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Hare Krishna Festival Draws 15,000March 30th, 2009

The annual Festival of Colors rocks the Spanish Fork Temple with record-sized, rainbow-colored crowds

by Jacob Hodgen

Have you ever imagined what it would look like if a Skittles factory spontaneously combusted?

Well I, for one, no longer have to wonder, and neither do the other 15,000 celebrants who attended the Festival of Colors at the Sri Sri Radha Hare Krishna Temple this last weekend.

The Festival of Colors: Click to view the full size panorama

The gods were smiling upon Spanish Fork on Saturday, as a combination of surprisingly great weather and an enormous surplus of college students turned out in record numbers for what is now one of the most popular annual events in the state. The Festival of Colors is a traditional Hare Krishna celebration that marks the passage of winter to spring.

Though sacred in its design, this ceremony owes much of its popularity to the fact that it involves many of the elements of a rock concert.

Giant bonfire? . . .Check.
Caru Das, the temple director, tells the energetic crowd the story of the demoness Holika, who wore a magical shawl that made her resistant to flame. She was in the habit of killing children from local villages by carrying them into fires. One day she attempted to burn a young boy named Prahlad, but as she carried him to his doom, he began repeatedly chanting the sacred mantra "Hare Krishna." The boy was spared and the demoness was killed instead. During the Festival of Colors, an effigy of Hollika is burned in remebrance of the event.

Click to view a clip of the color "bomb" and a slide show

Rock band? . . .Check.
You may have seen Hare Krishnas at the airport, and their instrumentation is often limited to the tambourine. However, here the traditional Hindi chants are supplemented by the twin electric guitar-toting group Mantra Rock. Really.

Things for the crowd to toss on each other? . . .Check.
For two dollars apiece, temple guests could purchase a small bag of colored flour shipped from India. Many of the bags were scented with various fragrances and incense. Carus Das reported that 25,000 bags had been prepared for the festival, all of which were sold out within a few hours of opening. The festival goers all gather near the bonfire, and then, on the count of ten, the flour is spontaneously hurled into the air and at anyone or anything nearby. Words cannot adequately articulate how amazingly beautiful this spectacle is. If the Greek god Bacchus was a devotee Hare Krishna, he would be proud.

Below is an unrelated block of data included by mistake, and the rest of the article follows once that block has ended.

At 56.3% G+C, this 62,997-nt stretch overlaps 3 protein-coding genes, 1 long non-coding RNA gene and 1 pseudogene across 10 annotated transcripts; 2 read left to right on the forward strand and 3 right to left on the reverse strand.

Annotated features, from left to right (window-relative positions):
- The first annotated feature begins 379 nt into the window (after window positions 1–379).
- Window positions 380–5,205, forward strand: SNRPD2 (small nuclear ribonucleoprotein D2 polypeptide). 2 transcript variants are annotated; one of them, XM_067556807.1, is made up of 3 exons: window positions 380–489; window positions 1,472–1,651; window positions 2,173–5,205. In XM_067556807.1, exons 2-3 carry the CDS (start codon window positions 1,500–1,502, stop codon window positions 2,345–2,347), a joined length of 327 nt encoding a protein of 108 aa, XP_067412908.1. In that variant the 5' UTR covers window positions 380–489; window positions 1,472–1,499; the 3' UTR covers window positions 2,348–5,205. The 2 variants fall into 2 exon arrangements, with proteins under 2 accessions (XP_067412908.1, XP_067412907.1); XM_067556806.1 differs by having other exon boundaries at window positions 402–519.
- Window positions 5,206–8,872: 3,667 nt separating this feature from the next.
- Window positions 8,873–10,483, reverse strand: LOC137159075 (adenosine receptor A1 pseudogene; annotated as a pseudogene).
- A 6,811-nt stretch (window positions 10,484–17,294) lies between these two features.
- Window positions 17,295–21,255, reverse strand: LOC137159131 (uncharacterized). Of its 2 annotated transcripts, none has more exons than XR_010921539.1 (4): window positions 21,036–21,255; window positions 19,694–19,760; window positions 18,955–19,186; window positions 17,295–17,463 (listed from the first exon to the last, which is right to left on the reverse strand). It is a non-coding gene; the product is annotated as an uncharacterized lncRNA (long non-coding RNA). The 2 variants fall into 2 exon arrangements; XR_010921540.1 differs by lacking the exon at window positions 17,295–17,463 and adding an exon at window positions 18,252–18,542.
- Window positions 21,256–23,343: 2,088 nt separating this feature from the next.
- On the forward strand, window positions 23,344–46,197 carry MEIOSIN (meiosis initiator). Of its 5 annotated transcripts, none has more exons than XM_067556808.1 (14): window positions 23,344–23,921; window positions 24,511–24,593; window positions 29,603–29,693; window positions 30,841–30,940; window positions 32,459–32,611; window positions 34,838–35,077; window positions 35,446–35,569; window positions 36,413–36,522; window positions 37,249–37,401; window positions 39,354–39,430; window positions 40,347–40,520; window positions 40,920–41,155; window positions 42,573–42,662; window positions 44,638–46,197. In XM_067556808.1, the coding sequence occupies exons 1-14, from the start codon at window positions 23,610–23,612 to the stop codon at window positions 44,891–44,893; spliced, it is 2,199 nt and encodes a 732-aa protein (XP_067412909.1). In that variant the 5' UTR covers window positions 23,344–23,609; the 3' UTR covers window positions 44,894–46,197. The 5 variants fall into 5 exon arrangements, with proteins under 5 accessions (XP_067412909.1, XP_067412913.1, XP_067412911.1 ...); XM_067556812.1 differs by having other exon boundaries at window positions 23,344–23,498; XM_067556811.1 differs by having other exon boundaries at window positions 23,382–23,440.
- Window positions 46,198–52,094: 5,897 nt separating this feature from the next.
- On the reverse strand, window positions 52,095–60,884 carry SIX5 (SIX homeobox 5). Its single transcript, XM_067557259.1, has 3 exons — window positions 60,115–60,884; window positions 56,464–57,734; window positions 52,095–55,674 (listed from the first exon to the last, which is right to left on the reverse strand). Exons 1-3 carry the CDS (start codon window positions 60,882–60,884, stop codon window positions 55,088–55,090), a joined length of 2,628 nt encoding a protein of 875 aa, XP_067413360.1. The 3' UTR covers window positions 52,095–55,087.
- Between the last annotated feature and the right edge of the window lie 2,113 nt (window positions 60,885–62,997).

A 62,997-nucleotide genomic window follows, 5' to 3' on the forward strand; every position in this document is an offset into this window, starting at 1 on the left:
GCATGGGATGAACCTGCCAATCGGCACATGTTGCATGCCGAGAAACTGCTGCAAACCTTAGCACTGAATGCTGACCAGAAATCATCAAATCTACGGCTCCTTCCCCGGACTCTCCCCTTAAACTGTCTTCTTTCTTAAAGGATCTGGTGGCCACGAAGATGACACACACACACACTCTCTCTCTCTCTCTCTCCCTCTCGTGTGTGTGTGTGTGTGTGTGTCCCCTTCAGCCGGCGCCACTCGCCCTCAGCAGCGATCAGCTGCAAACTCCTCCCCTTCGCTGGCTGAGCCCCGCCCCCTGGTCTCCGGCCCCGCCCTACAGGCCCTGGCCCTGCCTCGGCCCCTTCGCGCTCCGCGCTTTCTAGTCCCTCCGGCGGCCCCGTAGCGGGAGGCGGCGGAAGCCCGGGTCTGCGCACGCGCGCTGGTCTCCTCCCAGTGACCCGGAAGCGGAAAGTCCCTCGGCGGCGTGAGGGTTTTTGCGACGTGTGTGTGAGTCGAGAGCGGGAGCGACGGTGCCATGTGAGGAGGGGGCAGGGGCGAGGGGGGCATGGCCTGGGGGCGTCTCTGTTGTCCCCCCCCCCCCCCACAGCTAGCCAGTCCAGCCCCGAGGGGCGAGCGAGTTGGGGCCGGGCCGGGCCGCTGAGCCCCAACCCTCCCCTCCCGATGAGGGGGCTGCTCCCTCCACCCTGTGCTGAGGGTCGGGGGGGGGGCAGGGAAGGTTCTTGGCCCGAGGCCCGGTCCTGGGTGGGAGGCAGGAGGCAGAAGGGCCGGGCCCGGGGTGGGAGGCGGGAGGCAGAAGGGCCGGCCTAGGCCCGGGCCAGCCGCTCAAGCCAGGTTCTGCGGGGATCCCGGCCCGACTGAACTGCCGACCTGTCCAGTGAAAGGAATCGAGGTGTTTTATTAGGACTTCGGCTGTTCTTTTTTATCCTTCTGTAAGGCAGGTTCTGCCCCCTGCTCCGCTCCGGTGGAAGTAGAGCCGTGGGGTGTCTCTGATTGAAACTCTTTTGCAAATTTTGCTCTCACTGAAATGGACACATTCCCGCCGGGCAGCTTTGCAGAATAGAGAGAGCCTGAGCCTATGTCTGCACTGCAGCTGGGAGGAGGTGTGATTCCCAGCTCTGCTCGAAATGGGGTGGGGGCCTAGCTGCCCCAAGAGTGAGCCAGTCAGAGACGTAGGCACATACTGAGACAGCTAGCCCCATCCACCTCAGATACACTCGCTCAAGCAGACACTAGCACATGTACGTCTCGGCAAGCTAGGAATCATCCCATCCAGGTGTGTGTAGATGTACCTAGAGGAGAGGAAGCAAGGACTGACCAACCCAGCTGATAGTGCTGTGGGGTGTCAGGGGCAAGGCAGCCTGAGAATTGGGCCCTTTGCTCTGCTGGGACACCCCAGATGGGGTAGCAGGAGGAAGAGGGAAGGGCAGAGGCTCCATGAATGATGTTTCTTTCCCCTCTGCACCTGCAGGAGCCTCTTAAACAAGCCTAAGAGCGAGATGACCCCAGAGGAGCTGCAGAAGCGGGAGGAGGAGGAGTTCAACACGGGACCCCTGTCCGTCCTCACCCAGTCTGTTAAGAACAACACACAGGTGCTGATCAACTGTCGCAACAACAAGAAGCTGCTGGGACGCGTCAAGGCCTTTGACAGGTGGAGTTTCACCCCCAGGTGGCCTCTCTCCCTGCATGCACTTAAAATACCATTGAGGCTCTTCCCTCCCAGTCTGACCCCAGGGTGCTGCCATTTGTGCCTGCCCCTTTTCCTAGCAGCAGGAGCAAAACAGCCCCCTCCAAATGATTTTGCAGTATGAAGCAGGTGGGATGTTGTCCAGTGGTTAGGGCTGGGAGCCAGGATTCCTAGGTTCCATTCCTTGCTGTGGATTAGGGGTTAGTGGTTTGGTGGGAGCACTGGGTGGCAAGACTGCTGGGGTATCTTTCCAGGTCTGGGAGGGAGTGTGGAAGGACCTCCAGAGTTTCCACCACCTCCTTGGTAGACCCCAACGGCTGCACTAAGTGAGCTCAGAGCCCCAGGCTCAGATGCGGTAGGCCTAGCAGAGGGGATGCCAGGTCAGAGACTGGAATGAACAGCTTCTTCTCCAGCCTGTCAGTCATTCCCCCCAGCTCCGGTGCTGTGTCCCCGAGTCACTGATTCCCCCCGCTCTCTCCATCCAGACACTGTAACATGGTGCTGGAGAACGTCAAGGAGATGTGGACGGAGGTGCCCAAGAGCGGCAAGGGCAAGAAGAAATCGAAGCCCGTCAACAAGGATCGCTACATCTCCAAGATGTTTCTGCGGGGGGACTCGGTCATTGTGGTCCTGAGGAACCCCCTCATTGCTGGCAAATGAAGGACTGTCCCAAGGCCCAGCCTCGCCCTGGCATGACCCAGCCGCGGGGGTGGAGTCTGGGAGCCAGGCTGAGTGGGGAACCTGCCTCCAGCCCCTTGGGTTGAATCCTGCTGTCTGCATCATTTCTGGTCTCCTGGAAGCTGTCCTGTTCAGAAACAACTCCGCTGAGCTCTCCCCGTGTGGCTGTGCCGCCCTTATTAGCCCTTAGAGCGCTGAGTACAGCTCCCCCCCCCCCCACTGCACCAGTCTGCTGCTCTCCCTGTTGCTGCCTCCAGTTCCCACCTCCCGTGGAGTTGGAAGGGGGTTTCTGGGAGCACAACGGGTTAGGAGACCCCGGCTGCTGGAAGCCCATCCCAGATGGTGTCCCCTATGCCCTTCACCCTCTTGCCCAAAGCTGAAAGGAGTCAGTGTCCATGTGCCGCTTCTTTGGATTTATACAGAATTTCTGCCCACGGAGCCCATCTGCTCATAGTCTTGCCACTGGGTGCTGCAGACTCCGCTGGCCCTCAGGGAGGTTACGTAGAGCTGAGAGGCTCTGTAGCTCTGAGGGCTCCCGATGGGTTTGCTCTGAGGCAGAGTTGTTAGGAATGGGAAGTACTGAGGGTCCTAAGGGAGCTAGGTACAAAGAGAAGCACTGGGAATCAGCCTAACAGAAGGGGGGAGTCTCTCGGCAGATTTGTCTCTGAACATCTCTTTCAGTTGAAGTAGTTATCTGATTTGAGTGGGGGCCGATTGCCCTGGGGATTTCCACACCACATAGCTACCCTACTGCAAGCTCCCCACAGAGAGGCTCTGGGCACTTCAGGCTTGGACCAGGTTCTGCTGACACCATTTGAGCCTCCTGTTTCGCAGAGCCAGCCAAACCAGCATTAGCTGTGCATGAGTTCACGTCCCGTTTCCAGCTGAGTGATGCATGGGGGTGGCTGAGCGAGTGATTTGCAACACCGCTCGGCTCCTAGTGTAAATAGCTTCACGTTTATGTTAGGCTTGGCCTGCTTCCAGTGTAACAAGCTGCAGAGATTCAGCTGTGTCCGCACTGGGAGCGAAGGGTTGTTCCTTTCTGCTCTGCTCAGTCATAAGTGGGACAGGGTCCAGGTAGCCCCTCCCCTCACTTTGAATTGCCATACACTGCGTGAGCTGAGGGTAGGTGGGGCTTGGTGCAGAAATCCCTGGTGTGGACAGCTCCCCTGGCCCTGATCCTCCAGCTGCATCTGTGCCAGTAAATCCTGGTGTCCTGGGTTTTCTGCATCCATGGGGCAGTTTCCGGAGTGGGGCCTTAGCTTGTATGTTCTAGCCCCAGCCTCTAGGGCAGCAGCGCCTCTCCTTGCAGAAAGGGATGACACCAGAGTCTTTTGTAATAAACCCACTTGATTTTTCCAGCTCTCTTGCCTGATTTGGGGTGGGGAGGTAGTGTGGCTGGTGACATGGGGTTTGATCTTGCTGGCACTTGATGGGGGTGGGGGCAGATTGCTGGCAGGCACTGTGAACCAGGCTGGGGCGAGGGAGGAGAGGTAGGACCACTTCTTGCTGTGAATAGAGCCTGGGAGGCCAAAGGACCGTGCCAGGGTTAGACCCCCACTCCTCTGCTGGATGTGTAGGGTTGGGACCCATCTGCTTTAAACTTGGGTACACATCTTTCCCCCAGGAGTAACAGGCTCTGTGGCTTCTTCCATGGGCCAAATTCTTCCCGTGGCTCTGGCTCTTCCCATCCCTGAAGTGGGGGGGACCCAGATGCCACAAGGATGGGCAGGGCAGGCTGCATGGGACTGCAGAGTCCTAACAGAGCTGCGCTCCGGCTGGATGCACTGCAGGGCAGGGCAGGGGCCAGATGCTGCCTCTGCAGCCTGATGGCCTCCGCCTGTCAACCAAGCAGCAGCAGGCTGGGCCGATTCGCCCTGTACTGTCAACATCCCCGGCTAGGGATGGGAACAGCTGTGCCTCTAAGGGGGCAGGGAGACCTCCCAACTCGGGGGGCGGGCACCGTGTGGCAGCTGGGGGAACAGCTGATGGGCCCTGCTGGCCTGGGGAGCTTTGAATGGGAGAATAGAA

Vendors selling food, T-shirts, and incense? . . .Check.
The temple has a gift shop where you can buy all sorts of clothes and religious goods. The devotees also serve a full course vegan meal made from exotic Indian ingredients.

Mosh pit with crowdsurfing? . . .Check.
It's hard to tell if this was exactly what the festival organizers had in mind, but a large mosh pit erupted within seconds of the main color-throwing event. The crowd was packed so tightly it was only a matter of time before a few brave souls began to surf atop the rainbow-colored masses.

Festival of Colors

While the festival seemed to go off without a hitch, unfortunately, the city of Spanish Fork was ill-prepared for the massive turnout. With parking for only a few hundred cars available on site, the entire city was consumed with tourists, and traffic was reduced to a crawl across the valley extending out onto the freeway for miles. Many people abandoned their cars up to three miles away to walk, and crowds were still pouring onto the temple grounds an hour after the event had finished.

The succes of the festival is a tribute to the amicable nature of Krishna community and the great lengths Caru Das has taken to go out and make friends and allies in the valley for the non-sectarian movement. However, for those who are interested in the faith, but do not feel quite up to competing with 15,000 muti-colored spring revelers, the temple still holds regular yoga and religion classes, which are much more peaceful in nature.

Read more about the temple in our previous story. Or visit The Sri Sri Radha Krishna Temple Website

Reader Comments

Paige Wiren

The article, I think, has a good organizing principle, making the comparison between the festival and a concert, an angle that would/should appeal to a young adult reader demographic. I appreciate the use of not only a standard frame photo, but also the panorama. Embedded videos I can take or leave. And what I mean by that is that the added media content does not necessarily augment the piece. The opening line kinda bummed me out because I think the author meant to convey the image of a colorful explosion, and something that spontenously combusts simply bursts into flames and burns. I didn't want to imagine the festival being reduced to a spiritual heap of ashes. Thanks for asking my opinion

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